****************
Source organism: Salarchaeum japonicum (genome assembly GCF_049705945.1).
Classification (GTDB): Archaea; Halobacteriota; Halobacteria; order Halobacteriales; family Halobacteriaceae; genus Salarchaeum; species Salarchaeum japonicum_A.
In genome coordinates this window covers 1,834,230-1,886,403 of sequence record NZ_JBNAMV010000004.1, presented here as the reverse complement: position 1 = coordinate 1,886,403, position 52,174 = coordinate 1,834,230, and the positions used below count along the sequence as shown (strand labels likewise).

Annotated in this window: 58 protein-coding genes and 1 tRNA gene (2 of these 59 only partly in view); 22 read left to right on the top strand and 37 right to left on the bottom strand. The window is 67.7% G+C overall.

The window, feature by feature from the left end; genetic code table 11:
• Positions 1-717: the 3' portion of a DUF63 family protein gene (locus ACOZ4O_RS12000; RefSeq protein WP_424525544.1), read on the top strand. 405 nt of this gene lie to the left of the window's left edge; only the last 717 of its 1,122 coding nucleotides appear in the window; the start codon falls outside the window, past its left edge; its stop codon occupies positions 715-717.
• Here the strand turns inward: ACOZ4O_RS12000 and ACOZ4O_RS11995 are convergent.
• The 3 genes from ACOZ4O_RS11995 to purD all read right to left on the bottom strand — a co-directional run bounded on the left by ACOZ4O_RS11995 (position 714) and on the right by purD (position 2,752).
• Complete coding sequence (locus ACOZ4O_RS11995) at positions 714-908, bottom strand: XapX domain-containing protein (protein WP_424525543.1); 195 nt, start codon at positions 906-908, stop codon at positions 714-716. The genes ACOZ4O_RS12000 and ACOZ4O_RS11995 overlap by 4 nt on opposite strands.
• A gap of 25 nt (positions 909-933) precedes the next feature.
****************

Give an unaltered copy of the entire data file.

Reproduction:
Source organism: Salarchaeum japonicum (genome assembly GCF_049705945.1).
Classification (GTDB): Archaea; Halobacteriota; Halobacteria; order Halobacteriales; family Halobacteriaceae; genus Salarchaeum; species Salarchaeum japonicum_A.
In genome coordinates this window covers 1,834,230-1,886,403 of sequence record NZ_JBNAMV010000004.1, presented here as the reverse complement: position 1 = coordinate 1,886,403, position 52,174 = coordinate 1,834,230, and the positions used below count along the sequence as shown (strand labels likewise).

Annotated in this window: 58 protein-coding genes and 1 tRNA gene (2 of these 59 only partly in view); 22 read left to right on the top strand and 37 right to left on the bottom strand. The window is 67.7% G+C overall.

The window, feature by feature from the left end; genetic code table 11:
• Positions 1-717: the 3' portion of a DUF63 family protein gene (locus ACOZ4O_RS12000; RefSeq protein WP_424525544.1), read on the top strand. 405 nt of this gene lie to the left of the window's left edge; only the last 717 of its 1,122 coding nucleotides appear in the window; the start codon falls outside the window, past its left edge; its stop codon occupies positions 715-717.
• Here the strand turns inward: ACOZ4O_RS12000 and ACOZ4O_RS11995 are convergent.
• The 3 genes from ACOZ4O_RS11995 to purD all read right to left on the bottom strand — a co-directional run bounded on the left by ACOZ4O_RS11995 (position 714) and on the right by purD (position 2,752).
• Complete coding sequence (locus ACOZ4O_RS11995) at positions 714-908, bottom strand: XapX domain-containing protein (protein WP_424525543.1); 195 nt, start codon at positions 906-908, stop codon at positions 714-716. The genes ACOZ4O_RS12000 and ACOZ4O_RS11995 overlap by 4 nt on opposite strands.
• A gap of 25 nt (positions 909-933) precedes the next feature.